This morning – and OK, it was one of those terrible free papers (but somehow so much closer to the zeitgeist than your average broadsheet, d’you not think?) – there was a story (‘story’) about someone on holiday in Great Yarmouth (I think, could have been Skegness – it doesn’t matter – seaside town anyway) sending a postcard to someone at home in the West Country. On looking at the photo, a view of the seafront, taken over a decade ago, the recipient discovered it included images of her and her daughters, sat on a park bench! What are the chances! Cue much mumbling in astonishment and small-world commentary.

(The fact that the person sending the card sent it because they knew the recipient was a fan of the seaside town, and had visited, at peak season, many years on the trot, and that she and her daughters often sat on the same bench, does actually reduce the chances considerably, but never let logic get in the way of a good story.)

Yes – the silly season’s here. I even read a story about some guy – Peter, I think – who’s managed to become the most powerful man in the country, without going through the boring rigmarole of being elected, or with any form of public consent or (indeed) knowledge at all!

Amazing the old nonsense that gets printed.

Silent with Rage – Better Off Just Silent?

‘Fraid this isn’t very timely – been busy doing nothing, d’you see – but the more I sat and thought (as opposed to just sitting, which is what I try and do mostly) I felt this needed a little exploration/explanation – what with all the current hoo-ha over Directors of Communications for political parties (sorry – that’s the ‘phone……….strange…….nobody there).

Anyway, there I was, minding my own business, consuming some media, when I happen across a (what can hardly, really, be called a) story about Damien McBride and the PM (Gordon, not Peter) and the PM’s reaction (Gordon’s, not Peter’s) when McPoison told him about the content of the unfounded smear emails he’d been circulating. He was (that’s the PM, G not P), and I’m paraphrasing, shaking and silent with rage. Might even have been speechless. Beyond angry, anyway, and out the other side.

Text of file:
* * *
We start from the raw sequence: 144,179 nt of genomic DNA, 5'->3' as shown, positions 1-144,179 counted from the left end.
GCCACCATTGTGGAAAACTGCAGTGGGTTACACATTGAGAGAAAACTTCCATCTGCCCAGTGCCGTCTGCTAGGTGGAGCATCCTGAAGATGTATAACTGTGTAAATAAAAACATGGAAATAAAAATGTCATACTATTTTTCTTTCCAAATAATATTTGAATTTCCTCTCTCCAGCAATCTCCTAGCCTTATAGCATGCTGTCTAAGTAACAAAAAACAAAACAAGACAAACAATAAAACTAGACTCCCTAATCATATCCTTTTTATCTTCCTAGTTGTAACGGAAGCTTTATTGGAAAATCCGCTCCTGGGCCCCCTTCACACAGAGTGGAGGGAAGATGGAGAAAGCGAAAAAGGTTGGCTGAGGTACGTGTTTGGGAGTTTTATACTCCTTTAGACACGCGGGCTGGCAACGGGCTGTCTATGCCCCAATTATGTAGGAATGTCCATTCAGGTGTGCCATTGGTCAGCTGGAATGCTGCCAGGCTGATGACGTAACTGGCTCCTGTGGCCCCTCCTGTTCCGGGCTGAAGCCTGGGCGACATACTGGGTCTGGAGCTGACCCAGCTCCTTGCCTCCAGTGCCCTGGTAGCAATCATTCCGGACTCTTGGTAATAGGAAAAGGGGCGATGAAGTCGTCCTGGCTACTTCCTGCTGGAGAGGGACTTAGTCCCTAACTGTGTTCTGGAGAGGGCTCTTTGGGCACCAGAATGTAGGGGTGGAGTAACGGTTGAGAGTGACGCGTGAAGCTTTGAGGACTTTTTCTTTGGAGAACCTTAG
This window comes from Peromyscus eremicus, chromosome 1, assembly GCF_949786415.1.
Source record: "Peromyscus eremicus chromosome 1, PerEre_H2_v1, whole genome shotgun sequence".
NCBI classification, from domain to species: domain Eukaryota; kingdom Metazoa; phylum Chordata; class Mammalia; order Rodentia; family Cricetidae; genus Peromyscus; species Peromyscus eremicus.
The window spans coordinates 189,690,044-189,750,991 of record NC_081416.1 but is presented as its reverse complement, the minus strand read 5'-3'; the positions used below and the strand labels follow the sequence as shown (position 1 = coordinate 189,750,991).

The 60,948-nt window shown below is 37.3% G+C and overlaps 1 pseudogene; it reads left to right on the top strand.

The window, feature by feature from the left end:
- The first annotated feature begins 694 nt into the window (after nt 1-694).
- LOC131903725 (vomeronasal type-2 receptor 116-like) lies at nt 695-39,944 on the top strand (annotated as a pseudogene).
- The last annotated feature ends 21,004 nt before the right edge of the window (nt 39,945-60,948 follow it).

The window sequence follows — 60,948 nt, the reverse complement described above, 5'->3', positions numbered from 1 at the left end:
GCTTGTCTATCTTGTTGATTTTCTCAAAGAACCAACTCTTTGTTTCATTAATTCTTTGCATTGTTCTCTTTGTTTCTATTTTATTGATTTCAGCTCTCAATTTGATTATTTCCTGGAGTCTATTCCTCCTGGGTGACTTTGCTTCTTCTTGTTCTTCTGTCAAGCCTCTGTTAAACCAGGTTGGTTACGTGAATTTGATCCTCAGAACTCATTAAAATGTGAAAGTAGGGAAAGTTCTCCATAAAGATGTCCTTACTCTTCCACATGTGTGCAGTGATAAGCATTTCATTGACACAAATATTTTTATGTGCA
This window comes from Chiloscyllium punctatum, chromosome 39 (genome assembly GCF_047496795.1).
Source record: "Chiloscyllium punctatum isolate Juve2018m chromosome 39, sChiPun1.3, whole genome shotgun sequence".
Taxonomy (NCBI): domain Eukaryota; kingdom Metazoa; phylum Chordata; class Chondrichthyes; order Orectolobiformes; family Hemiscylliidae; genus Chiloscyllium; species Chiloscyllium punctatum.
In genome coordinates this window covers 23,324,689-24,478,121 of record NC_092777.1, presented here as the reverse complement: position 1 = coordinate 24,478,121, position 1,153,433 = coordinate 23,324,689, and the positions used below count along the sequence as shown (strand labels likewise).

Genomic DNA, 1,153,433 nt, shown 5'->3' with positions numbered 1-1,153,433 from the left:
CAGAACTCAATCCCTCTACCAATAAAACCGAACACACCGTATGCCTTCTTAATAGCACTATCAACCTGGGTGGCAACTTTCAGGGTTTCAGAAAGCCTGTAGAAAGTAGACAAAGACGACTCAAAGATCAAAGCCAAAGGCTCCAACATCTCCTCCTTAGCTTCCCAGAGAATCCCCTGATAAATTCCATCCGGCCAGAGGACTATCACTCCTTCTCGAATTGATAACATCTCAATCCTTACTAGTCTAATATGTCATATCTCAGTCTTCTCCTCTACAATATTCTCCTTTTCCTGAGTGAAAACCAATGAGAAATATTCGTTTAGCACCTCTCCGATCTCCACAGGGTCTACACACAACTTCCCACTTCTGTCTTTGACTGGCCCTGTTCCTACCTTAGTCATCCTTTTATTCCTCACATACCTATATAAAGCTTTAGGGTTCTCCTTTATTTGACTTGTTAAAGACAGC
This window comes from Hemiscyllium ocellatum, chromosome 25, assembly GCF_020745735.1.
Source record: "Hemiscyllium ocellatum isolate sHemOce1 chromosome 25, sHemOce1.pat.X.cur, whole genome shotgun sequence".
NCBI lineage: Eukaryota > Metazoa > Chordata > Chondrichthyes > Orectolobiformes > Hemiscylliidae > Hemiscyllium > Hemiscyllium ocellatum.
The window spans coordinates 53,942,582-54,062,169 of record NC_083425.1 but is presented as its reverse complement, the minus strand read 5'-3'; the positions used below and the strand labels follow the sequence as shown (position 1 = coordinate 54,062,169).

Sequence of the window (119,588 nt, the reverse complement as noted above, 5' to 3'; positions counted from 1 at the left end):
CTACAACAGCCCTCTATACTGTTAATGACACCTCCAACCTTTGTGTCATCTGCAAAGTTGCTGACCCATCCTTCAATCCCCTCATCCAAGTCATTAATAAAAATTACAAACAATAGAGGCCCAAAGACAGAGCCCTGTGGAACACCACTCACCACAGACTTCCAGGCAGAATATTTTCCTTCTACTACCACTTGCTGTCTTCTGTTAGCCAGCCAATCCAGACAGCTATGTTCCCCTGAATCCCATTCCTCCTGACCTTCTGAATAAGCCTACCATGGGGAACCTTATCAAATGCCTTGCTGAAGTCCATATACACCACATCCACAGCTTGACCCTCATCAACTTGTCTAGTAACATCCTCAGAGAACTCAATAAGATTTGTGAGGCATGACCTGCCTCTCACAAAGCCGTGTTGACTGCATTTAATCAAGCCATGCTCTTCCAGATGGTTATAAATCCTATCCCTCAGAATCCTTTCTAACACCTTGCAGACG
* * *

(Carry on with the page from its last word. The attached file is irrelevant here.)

Well, you’d hope so, really, wouldn’t you. But, and here’s the thing, why did we need to know? And, more to the point, how come the ‘news’ got into the media anyway (‘cos it wasn’t just one story, no, I saw it run across other outlets, when I bothered to look).

So, was it No 10, trying, as part of a rearguard action, to show G (not P) in a favourable light (speechless with anger and rage and probably coated in mortification also)? And therefore distancing himself further from the evil McPoison? Or was it McBride himself, finding it all a bit difficult on the employment front, making an attempt to rehabilitate himself – a bit ot a tw*t, but honest enough to ‘fess up and take the (silent with rage) consequences? Or was it a half dozen of one and six of t’other – collusion between No 10 and McPoison – ‘this’ll help us both, Damian, mate’? (And if so, was it also testing the waters, laying the first good intentions on that road to Damian’s rehabilitation?)

Whatever, it made me suspicious. (But I’m always suspicious.) For what it’s worth, I reckon it’s McBride trying to rehabilitate himself. I mean, no-one would be stupid enough to fan the dying embers of this unhappy episode, running the risk of re-ignition and all the nightmare that would come with it, on the off-chance that it might have some small positive impact on the PM’s (G’s, not P’s) reputation.

Would they?